October 25, 2018

The limits of media literacy studies

The first step in the fact-checking process is to determine whether something is a fact that warrants checking or an opinion that can’t be. This is literally the first module of our hands-on fact-checking mini-course.

So it was fascinating to see that the Pew Research Center published a study on exactly this topic: How good are Americans at making the distinction between fact and opinion? Their top line result: Not much.

The questions asked in the survey were relatively straightforward (see the related quiz), but only about a quarter of respondents accurately spotted all five factual statements and about a third did the same for the five opinion statements. (Not to brag or anything but both of us got top marks.)

Even this might underestimate how poorly the public can distinguish between fact and opinion outside the pristine parameters of a research experiment (i.e. on the actual internet).

“It's like asking people on a written test to distinguish between the hand movements of the crawl versus the side stroke, and from the answers they circle, infer that they'll be able to do it when you toss them into the water,” said Sam Wineburg, founder of the Stanford History Education Group and Margaret Jacks Professor of Education at Stanford University, in an email to Alexios.

With due caveats about the real-life applicability of the study, one thing that caught Pew’s (and our) attention is that Americans age 18-49 scored significantly better than those 50 and older. That echoes other findings in this space, such as Briony Swire-Thomson’s study on fact check retention being worse with people older than 65.

At the same time, there are ample reasons to be concerned about young people’s media literacy. A study published earlier this month by the nonprofit Project Information Literacy found that almost half of nearly 6,000 American college students surveyed said they lacked confidence in discerning real from fake news on social media.

And Wineburg still doubts whether or not the Pew study means much in real life.

“I don't believe the study tells us a whit about what people do online,” Wineburg said.


This is new

  • Facebook is now downranking headlines that are false even if the whole story isn’t.
  • The British government has outlawed the use of the term “fake news” in official documents.
  • WikiTribune has laid off all its journalists.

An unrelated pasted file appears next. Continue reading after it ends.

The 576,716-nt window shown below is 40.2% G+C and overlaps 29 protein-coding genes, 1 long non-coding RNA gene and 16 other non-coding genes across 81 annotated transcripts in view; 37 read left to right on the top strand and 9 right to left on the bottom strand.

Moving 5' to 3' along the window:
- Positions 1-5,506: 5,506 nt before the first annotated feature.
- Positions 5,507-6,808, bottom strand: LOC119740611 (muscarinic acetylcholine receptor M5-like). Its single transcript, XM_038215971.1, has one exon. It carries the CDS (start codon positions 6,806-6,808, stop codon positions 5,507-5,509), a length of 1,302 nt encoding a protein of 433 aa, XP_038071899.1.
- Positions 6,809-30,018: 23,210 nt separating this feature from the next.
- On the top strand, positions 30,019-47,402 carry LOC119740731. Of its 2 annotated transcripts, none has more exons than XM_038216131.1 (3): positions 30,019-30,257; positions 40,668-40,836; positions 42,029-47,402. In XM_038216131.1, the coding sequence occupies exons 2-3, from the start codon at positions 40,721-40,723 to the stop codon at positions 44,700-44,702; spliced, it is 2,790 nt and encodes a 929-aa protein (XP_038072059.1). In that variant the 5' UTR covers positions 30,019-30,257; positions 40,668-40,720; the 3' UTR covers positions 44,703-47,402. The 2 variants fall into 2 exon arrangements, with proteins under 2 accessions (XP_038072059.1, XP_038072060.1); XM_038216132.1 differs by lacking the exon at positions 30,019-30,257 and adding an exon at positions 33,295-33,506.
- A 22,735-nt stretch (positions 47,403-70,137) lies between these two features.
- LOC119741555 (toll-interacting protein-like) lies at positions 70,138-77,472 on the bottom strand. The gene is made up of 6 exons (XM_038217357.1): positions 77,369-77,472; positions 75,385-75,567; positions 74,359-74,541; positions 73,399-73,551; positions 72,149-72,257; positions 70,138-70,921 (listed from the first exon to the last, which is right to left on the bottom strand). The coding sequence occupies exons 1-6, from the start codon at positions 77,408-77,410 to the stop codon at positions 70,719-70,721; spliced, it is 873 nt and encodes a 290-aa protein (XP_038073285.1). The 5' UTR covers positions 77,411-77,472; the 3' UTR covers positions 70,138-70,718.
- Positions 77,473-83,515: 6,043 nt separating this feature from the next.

This is how we do it

  • Poynter has hired a new editor and program manager for MediaWise.
  • British fact-checking charity Full Fact is now keeping tabs on the top research about fact-checking.
  • Dulce Ramos has been an invaluable asset for the IFCN. As she moves on, we are looking for a new Program Manager. Apply fast.
Brazil WhatsApp
A man checks his mobile phone as he descends stairs in Sao Paulo, Brazil, Tuesday, Aug. 28, 2018. (AP Photo/Andre Penner)

This is bad

  • In a meeting with Brazilian electoral authorities, WhatsApp claimed it was partnering with fact-checkers Aos Fatos — except it isn’t. WhatsApp later clarified and apologized.
  • Speaking of WhatsApp, The New York Times misrepresented a research finding about its misinformation challenge. It remains uncorrected.
  • Mainstream media outlets shared fake celebrity gossip in an effort to get people to register to vote. Sigh.

This is fun

  • Don’t hate on that Business Insider piece on the HSBC overachiever, verify its photos.
  • Learn about what MediaWise calls a “zombie claim.”
  • Several media outlets visited Facebook’s “war room” where employees are monitoring misinformation and interference in elections in the United States and Brazil. Gizmodo had some choice words about that.

A closer look

  • The New York Times editorial pages went on a bit of a misinformation spree. They published columns about the platforms’ responsibility to address misinformation, teaching Silicon Valley how to be ethical and how artificial intelligence won’t stop fake news.
  • Smart take from Aos Fatos’ Tai Nalon on the challenge with fighting WhatsApp misinformation in a country where the app is bundled into data plans: “It’s unequal. You can access misinformation for free but not fact-checking.”
  • The Wall Street Journal wrote about the ongoing scalability challenge of Facebook’s fact-checking project.

If you read one more thing

India’s problematic solution to misinformation on WhatsApp: turn off the internet.

10 quick fact-checking links

  1. Full Fact is hiring a senior philanthropy officer.
  2. Thanks, YouTube.
  3. Donald Trump is confused about how Facebook’s anti-misinformation efforts work. So we created a simple infographic for him.
  4. BuzzFeed News debunked misinformation about the migrant caravan en route to the U.S. — some of which was shared by the wife of Supreme Court Justice Clarence Thomas.
  5. Rasmus Kleis Nielsen of the Reuters Institute stressed the importance of understanding how misinformation reaches people in his MisinfoCon slides.
  6. Another person was arrested in Egypt under the country’s “fake news” law.
  7. The New York Times’ Farhad Manjoo wrote about how misinformation on WhatsApp could be more of a human nature problem than a platform problem.
  8. Twitter has banned more accounts linked to Alex Jones and InfoWars.
  9. Facebook is now publishing a blog series on how it identifies misinformation.
  10. A Washington Post columnist wrote about why he fell for a fake viral video on Facebook.

Until next week,

Daniel and Alexios

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Daniel Funke is a staff writer covering online misinformation for PolitiFact. He previously reported for Poynter as a fact-checking reporter and a Google News Lab…
Daniel Funke

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